All 17 students and activists who were arrested for protesting outside Parliament Tuesday night were freed by the Kuala Lumpur High Court today.
For 16 of them, the court had reduced their remand period from three days to two after a revision, and the youths are expected to be released later today.
They were arrested under the Peaceful Assembly Act 2012.
The 17th activist, Heng Kiah Chun, was denied early revision as he was arrested under Section 353 of the Penal Code.
Section 353 of the Penal Code relates to the use of criminal force in obstructing public officials and does not allow for a revision.
Heng was finally released just after midnight, as announced on the Malaysia Youth and Student Democratic movement (Dema) Facebook page.
'No evidence of violence'
Before the hearing started, the 16 students and activists walked into the courtroom in their orange prison garb and in handcuffs.
They appeared to be in good spirit, smiling and waving at their family and friends who were seated.
The students and activists were represented by a team of five lawyers, with Judge Siti Mariah Ahmad presiding.
Ravin Singh, who led the defence team, said the students did not violate Penal Code section 124B, which covers 'activities detrimental to parliamentary democracy'.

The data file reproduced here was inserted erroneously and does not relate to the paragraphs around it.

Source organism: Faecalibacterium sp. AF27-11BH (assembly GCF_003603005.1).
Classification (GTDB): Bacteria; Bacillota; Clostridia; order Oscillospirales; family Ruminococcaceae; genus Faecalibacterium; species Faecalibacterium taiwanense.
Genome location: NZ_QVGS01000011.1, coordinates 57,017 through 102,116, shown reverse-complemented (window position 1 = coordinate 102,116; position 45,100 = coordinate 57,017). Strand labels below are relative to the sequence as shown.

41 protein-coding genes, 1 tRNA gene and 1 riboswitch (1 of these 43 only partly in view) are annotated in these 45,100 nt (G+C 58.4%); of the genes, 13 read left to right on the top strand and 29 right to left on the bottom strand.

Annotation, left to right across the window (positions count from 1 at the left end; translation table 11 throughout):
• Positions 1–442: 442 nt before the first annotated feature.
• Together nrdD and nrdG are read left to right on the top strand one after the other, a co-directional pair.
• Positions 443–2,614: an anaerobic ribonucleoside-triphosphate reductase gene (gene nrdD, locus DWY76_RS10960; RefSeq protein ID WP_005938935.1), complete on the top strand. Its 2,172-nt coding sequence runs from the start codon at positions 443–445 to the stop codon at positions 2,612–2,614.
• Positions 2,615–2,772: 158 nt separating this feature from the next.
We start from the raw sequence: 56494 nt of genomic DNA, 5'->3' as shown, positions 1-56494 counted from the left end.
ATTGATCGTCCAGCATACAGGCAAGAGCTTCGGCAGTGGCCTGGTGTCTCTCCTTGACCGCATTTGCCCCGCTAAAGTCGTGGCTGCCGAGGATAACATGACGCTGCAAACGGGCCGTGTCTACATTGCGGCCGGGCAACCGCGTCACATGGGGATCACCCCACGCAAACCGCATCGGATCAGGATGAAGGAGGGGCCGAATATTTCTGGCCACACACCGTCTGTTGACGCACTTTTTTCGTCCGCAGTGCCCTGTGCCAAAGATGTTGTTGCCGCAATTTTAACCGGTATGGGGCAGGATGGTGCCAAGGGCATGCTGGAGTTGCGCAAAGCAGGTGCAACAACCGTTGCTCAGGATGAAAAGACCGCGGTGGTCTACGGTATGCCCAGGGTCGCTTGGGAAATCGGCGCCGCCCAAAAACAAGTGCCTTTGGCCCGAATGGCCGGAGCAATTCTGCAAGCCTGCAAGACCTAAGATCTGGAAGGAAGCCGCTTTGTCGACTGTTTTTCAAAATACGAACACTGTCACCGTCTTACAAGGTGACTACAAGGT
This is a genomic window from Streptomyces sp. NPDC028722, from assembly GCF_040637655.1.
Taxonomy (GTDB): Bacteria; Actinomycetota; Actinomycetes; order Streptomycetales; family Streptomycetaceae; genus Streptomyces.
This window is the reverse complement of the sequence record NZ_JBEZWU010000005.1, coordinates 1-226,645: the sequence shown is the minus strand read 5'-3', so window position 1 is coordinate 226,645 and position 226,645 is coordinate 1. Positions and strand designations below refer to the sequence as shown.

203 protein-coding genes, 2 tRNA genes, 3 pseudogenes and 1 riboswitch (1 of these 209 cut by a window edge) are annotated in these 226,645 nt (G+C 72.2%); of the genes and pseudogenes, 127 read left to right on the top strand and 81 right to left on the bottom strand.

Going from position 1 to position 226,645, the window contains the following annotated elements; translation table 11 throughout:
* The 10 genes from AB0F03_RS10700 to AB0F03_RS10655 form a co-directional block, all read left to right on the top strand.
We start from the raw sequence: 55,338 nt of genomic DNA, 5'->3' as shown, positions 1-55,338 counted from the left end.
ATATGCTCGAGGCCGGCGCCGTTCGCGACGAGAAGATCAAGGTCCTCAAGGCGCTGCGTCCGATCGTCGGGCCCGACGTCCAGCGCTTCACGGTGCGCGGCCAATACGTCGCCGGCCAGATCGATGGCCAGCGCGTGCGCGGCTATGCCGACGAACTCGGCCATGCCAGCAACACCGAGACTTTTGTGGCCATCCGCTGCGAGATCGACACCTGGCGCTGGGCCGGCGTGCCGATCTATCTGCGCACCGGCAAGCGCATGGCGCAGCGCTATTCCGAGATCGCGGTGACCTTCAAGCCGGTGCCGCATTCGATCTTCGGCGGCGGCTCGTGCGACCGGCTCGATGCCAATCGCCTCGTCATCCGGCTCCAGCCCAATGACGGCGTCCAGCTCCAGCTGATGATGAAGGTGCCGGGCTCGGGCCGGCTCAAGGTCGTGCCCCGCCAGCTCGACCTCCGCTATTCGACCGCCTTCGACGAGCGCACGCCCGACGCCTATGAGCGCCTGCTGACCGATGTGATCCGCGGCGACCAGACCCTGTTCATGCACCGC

He also argued the reasons given by the police to make the students take urine, alcohol, and DNA tests, have not been established.
Ravin pointed out that the police should have provided evidence to show ‘violent’ conduct or any action which violates the constitution.
He also emphasised that the real purpose of extended detention is to "complete the investigation, not start the investigation".
The second defence counsel Dinesh Muthal said the police could not obtain any evidence which showed violent and/or unconstitutional actions of the students when they were outside the Parliament for 31 hours.
He said the students and activists had in their posession some food, books, and cardboards.
He also pointed out that the students cooperated with the police and did not camp within the range of 50 metres from the entrance to the Parliament.
Public prosecutor Mohd Nordin Ismail said the police wanted to conduct DNA testing to ensure that if they commit crime again, it can be detected by the police.